Genealogy

Charles has been actively studying the subject of genealogy for several years now, having principally began in the exploration of his own heritage and family journey.

If you have a question about how best to study your own family history, or have a question about the history of Cheshire, contact Charles using the Contact page.

A selection of the most interesting figures in the tree can be seen below:

The De Apapis Dynasty

The De Apapis name does not appear on the militia muster rolls from the 1400s in Malta, so must have been confined to Malta’s sister Island, Gozo in the early days. The family may have been of Greek extraction, as it is said that the surname is a Latinisation of the Greek word apapy, meaning “Dandelion”. Whether this was used to describe the physical appearance of its namesake or describe where they lived is unknown. Alternatively, and perhaps more likely, the surname could come from apibus Latin for “from the Bees”, denoting a beekeeper. Bees feature on the family crest, but it is not known whether that is a result of false etymological practices or the maintenance of a genuine tradition.

As a result of genetic research, the early origins of the family can be speculated upon. The family belongs to the Y DNA subclade R1a1a1b1a2b, which is a clade of R1a, and is incredibly rare amongst the Maltese population (R1a accounting for around 3.2% of males). The subclade emerged around 4000 years ago in Eastern Europe and is most associated with the Corded Ware people, who were a predominantly R1a (and often specifically R1a1a1) carrying people whose culture existed from around 3000 to 2000BC. Nowadays, the subclade is most common amongst the Slavs, as this below heatmap generated by the Phylogeographer tool demonstrates:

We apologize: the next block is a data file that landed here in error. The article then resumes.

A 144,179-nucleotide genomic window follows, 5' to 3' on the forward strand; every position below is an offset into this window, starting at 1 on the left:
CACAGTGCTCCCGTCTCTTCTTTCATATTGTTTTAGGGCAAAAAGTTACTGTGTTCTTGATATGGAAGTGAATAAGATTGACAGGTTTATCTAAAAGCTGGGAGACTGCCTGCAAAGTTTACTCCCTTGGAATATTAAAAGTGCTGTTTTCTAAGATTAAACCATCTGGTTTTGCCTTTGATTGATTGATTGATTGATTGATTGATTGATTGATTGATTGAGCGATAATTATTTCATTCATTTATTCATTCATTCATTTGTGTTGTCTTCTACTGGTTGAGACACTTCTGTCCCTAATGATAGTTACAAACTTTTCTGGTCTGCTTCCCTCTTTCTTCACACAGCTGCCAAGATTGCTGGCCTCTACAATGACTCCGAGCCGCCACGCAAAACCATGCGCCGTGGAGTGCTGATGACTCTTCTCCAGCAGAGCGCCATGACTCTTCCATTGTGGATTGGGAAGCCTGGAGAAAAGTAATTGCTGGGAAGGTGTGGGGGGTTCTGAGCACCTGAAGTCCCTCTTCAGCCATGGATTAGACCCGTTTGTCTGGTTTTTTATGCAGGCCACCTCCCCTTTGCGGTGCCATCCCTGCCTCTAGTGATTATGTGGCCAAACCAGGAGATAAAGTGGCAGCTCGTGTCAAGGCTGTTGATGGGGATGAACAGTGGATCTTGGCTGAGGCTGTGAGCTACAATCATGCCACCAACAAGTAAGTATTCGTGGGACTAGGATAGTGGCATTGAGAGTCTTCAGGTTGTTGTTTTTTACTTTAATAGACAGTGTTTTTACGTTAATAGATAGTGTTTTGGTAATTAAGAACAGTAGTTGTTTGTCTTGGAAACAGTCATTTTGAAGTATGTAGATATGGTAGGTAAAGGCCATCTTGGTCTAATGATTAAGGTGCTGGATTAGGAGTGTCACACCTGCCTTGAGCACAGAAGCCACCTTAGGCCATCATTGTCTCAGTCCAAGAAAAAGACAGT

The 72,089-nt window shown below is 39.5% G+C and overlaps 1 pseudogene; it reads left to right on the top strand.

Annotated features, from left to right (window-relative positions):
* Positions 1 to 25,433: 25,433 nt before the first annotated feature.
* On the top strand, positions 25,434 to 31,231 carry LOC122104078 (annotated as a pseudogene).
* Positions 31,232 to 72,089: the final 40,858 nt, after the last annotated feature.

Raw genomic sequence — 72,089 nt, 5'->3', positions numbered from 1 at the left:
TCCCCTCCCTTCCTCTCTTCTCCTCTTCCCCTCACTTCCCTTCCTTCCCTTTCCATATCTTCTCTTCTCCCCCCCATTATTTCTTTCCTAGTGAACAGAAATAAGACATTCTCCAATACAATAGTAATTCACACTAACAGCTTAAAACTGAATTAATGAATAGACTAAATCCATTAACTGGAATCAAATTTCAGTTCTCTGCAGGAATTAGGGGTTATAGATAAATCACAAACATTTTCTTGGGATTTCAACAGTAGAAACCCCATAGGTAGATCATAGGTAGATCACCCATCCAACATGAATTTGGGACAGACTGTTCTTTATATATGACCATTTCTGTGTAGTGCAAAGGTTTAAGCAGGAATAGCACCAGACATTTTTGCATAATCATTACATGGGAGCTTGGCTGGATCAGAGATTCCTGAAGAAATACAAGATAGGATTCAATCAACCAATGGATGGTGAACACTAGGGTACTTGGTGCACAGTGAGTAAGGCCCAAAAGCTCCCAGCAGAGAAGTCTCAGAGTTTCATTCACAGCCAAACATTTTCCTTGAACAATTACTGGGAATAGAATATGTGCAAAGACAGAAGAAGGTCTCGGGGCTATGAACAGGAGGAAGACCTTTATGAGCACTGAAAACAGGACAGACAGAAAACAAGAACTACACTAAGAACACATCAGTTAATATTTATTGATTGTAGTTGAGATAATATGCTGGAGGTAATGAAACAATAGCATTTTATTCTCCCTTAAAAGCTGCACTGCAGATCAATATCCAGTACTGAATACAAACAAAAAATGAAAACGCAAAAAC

It is unknown when or from whence the R1a1a1 carriers came into Malta, as further terminal SNP research needs to be done to determine this. It could be the result of a prehistoric migration of Eastern Europeans into Southern European via very slow genetic drift, or a more recent historical migration such as that of the Visigoths, Ostrogoths or Vandals who were all Eastern European peoples who possessed high amounts of R1a, many of whom were employed by the Roman Empire and could have come to Malta during this time. The above heatmap shows a small cluster of the subclade’s carriers living in Palermo and the surrounding areas, which would seem to be the most likely entry point from a purely geographical standpoint.

The only potential flaw in the Ostrogoth hypothesis is that there don’t appear to be many carriers in central and northern Italy, but perhaps this can be explained by the fact that Northern Italy has had more admixture from Northwestern Europeans who have moved in the last 1000 years and are mostly carriers of the R1b haplogroup.

The first known standard bearer of the De Apapis lineage is Milite Lancia de Apapis, born circa 1420 in Ghawdex (Gozo), Malta’s sister island. Lancia was captain of the Citadel of Rabat, pictured below. He played a vital role in preventing the Ottoman invasion of the Maltese islands and is the first attested individual to use the De Apapis name. Whatever his origins were, they were not humble, as he married Chiusa de Chiaro, baroness of Montechiaro and member of the Chiaramonte family. The Chiaramontes belong to the Sicilian nobility and and warrant a genealogy all of their own, though I will briefly mention that many beautiful palazzos have been built in Sicily in their name. The Chiaramontes were originally Siculo-Norman, and their progenitor, Manfredi Chiaramonte came from Normandy. Before this, they were Nords from Scandinavia.

The Citadella, Ir-Rabat, Gozo, Malta. Lancea De Apapis was responsible for ensuring the safety of Ir-Rabats citizens during the Muslims razzias (raids).

Lancia De Apapis had several children: Leonardo, Andreotto, Lauria, Federico, Bartolomeo and Lorenza. The unusual name given to his daughter Lauria may be a clue as to his origins, as Lauria is a small town in Southern Italy. All of Lancea’s children were successful, but his son Leonardo De Apapis, my 13th great grandfather, is the most well-documented and likely the most successful of the clade, as none of the other children’s lineages still survive in the main line of descent. He married another noblewoman: Margherita Debbus.

His son Salvatore, my 12th great grandfather, married Leonora De Nasis, the daughter of Pino De Nasis, a giurato (Juror) who may have been related to the Italian De Nasi family, who it is said have Sephardic Jewish roots and descend from King David (nasi meaning “king” in Hebrew). His father in turn was Paolo De Nasis, also a giuarato and captain of The Citadella from 1430 to 1435.

If you are a relative of mine in the main line of descent, please do not hesitate to contact me using the details as given on the Contact section of the site. This summer 2020, I am to undertake a YDNA test and will post the results here for the educational benefit of others of my kin.